When companies run into legal issues in which they face potentially endless numbers of trials in numerous venues in America, it can create a tough time managing them. Johnson & Johnson (NYSE: JNJ) faces a wave of lawsuits over its role in the opioid addiction that has swept through America. And hearing about a single case going against Johnson & Johnson to the tune of $572 million sounds on the surface like it could be devastating.
It is important to consider that the largest companies in America, Johnson & Johnson among them with a value of nearly $350 billion, have very deep pockets, many avenues to raising capital to buffer themselves and their shareholders against what might otherwise be a catastrophic wipeout for smaller companies. This is an instance when Johnson & Johnson is trading higher on the news, but some smaller public companies tied into the opioid crisis are taking it on the chin.
An Oklahoma judge ruled on Monday afternoon that Johnson & Johnson’s role in promoting and marketing opioids helped contribute to Oklahoma’s state opioid crisis. While the ruling was set at more than $572 million against the company, it turns out that some analysts on Wall Street were expecting that the dollar-cost might be far worse. Little surprise, Johnson & Johnson has already said that it plans to appeal this case.
Johnson & Johnson and other big pharmaceutical companies and drug distributors face countless opioid-related legal cases in many venues in the United States. Johnson & Johnson is said to have had just 1% market share in opioids in Oklahoma, and rivals Purdue and Teva had been reported as having settled their cases in Oklahoma for $270 million and $85 million, respectively.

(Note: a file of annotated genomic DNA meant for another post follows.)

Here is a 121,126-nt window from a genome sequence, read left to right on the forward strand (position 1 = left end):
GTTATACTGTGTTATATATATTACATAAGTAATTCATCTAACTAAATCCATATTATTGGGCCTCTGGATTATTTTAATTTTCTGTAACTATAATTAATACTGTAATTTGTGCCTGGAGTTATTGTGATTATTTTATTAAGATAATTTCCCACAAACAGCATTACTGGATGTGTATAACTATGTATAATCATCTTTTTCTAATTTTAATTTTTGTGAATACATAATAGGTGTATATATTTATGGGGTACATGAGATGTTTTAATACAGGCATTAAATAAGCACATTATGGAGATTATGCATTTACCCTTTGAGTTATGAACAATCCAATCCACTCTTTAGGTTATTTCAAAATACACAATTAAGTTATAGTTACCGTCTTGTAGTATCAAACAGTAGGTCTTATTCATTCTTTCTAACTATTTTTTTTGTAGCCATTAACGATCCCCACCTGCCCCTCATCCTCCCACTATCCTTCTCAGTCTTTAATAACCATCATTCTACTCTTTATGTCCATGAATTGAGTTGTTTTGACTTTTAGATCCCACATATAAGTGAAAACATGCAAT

What matters about Oklahoma is how it might be used as a model for other states in America to determine a total outcome. According to the World Population Review site, Oklahoma’s 2019 population estimate of about 3.95 million people ranks as 28th in the order of the 50 states, plus Puerto Rico and Washington, D.C., by population, though it was about 1.19% of the total U.S. population.
If legal verdict scorers try to use this Oklahoma ruling as a model, there are several ways to look at it on a static basis. The actual ruling said, “J&J’s opioid marketing, in its multitude of forms, was false, deceptive and misleading ” Assume that Johnson & Johnson’s appeal actually shaves off some of the verdict, even down to $500 million, and then come up with a blend that the model could average the same in 50 states and Puerto Rico and Washington, D.C. That’s $26 billion.
If verdict scorers want to use a population ratio at 1.19% for Oklahoma’s weight in the entire nation with a $500 million base case, then the total could be somewhere around $42 billion.
Not everyone agrees that this verdict should be construed as a victory. Berenberg Capital Markets reportedly has said that Johnson & Johnson may now be open to as much as $150 billion in damages, when adding up state, federal, multi-district litigation and other regulatory jurisdictions into the mix.